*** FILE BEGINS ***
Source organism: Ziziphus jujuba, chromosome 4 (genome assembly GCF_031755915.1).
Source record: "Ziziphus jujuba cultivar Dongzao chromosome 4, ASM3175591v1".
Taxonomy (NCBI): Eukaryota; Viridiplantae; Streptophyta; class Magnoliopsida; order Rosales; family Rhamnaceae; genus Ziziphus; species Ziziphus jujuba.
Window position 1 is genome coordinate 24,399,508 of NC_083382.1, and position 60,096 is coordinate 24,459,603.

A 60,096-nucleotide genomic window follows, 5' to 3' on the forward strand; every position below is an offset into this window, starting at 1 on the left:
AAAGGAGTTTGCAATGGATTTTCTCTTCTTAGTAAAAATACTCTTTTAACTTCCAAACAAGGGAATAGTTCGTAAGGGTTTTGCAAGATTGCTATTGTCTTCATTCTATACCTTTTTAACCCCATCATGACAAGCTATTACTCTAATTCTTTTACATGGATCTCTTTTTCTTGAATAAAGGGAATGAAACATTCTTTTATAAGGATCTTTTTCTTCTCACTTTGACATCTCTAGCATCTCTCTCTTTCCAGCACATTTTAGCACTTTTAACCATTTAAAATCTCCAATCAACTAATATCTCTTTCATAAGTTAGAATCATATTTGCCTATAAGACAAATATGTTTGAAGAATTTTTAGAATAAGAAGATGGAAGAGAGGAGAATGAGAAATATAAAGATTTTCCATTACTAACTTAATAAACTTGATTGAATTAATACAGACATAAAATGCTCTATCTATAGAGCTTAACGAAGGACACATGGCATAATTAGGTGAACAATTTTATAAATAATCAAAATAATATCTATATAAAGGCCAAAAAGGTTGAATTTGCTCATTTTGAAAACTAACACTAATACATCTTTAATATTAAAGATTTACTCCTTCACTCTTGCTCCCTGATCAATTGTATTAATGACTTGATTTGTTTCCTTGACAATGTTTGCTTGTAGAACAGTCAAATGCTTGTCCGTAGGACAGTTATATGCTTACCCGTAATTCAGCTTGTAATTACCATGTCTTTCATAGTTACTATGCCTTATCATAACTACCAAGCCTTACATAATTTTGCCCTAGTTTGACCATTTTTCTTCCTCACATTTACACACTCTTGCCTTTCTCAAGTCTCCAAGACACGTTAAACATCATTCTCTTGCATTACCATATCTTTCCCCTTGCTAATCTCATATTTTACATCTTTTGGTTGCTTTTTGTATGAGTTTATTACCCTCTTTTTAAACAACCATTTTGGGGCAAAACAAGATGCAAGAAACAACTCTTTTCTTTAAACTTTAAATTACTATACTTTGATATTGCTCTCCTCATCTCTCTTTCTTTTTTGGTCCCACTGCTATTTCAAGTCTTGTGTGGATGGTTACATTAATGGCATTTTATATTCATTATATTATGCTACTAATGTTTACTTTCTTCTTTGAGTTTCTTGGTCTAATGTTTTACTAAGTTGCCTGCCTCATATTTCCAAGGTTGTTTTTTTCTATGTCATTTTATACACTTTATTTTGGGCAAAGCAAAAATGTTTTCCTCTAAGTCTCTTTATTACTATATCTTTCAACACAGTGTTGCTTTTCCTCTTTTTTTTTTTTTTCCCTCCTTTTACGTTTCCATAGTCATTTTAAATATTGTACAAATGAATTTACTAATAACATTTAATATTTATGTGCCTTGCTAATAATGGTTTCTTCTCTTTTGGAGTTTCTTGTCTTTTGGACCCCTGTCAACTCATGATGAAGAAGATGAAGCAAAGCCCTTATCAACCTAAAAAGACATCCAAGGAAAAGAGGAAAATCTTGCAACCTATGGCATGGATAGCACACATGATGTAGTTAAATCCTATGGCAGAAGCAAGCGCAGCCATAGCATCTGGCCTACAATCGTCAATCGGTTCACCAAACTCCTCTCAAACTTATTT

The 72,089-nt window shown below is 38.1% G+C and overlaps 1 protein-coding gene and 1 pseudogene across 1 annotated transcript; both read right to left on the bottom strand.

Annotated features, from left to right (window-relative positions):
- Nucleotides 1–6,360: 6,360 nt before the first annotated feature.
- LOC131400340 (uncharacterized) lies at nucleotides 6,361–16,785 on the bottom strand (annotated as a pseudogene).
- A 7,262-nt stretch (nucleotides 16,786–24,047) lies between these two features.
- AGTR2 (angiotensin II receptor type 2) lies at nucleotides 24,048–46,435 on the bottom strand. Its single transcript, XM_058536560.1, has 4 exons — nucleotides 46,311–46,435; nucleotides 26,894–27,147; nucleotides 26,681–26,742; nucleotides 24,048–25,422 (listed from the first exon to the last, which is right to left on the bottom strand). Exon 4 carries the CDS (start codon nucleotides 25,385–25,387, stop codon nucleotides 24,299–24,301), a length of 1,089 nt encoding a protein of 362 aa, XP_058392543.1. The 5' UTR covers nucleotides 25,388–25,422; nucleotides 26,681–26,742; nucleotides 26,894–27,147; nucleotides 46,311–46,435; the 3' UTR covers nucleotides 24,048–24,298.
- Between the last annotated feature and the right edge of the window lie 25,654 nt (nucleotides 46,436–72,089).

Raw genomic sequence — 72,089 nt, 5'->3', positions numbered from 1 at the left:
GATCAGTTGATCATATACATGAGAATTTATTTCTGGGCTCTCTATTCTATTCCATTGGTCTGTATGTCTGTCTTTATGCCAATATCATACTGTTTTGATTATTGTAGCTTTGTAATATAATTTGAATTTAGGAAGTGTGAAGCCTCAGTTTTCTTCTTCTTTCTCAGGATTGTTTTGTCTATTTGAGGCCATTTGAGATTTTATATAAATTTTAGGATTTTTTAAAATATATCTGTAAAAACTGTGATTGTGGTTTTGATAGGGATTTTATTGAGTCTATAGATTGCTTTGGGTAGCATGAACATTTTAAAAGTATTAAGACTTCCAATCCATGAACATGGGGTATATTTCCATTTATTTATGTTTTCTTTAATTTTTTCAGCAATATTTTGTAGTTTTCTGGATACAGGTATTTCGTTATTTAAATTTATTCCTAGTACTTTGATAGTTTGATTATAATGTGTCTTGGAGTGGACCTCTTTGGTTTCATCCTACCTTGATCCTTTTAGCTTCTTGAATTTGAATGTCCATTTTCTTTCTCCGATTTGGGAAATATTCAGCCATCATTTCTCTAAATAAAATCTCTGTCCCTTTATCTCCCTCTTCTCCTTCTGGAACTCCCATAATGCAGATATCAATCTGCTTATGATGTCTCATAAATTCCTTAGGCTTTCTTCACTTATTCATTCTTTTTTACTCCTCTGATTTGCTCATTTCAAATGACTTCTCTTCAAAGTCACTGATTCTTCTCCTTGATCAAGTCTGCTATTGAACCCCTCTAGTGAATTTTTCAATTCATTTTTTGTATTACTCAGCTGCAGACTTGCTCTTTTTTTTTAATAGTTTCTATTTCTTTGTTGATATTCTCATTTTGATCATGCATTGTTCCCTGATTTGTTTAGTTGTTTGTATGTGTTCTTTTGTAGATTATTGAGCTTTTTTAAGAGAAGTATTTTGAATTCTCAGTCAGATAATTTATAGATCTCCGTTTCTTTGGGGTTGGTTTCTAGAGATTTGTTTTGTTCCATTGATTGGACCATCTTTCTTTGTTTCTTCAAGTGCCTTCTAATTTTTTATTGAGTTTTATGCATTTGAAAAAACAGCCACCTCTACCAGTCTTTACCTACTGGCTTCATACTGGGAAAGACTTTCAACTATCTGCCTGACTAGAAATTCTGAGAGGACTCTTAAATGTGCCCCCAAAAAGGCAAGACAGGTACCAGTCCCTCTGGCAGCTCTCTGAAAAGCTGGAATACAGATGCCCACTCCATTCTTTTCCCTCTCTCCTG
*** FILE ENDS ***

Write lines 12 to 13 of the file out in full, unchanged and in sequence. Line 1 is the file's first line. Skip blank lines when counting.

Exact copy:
- AGTR2 (angiotensin II receptor type 2) lies at nucleotides 24,048–46,435 on the bottom strand. Its single transcript, XM_058536560.1, has 4 exons — nucleotides 46,311–46,435; nucleotides 26,894–27,147; nucleotides 26,681–26,742; nucleotides 24,048–25,422 (listed from the first exon to the last, which is right to left on the bottom strand). Exon 4 carries the CDS (start codon nucleotides 25,385–25,387, stop codon nucleotides 24,299–24,301), a length of 1,089 nt encoding a protein of 362 aa, XP_058392543.1. The 5' UTR covers nucleotides 25,388–25,422; nucleotides 26,681–26,742; nucleotides 26,894–27,147; nucleotides 46,311–46,435; the 3' UTR covers nucleotides 24,048–24,298.
- Between the last annotated feature and the right edge of the window lie 25,654 nt (nucleotides 46,436–72,089).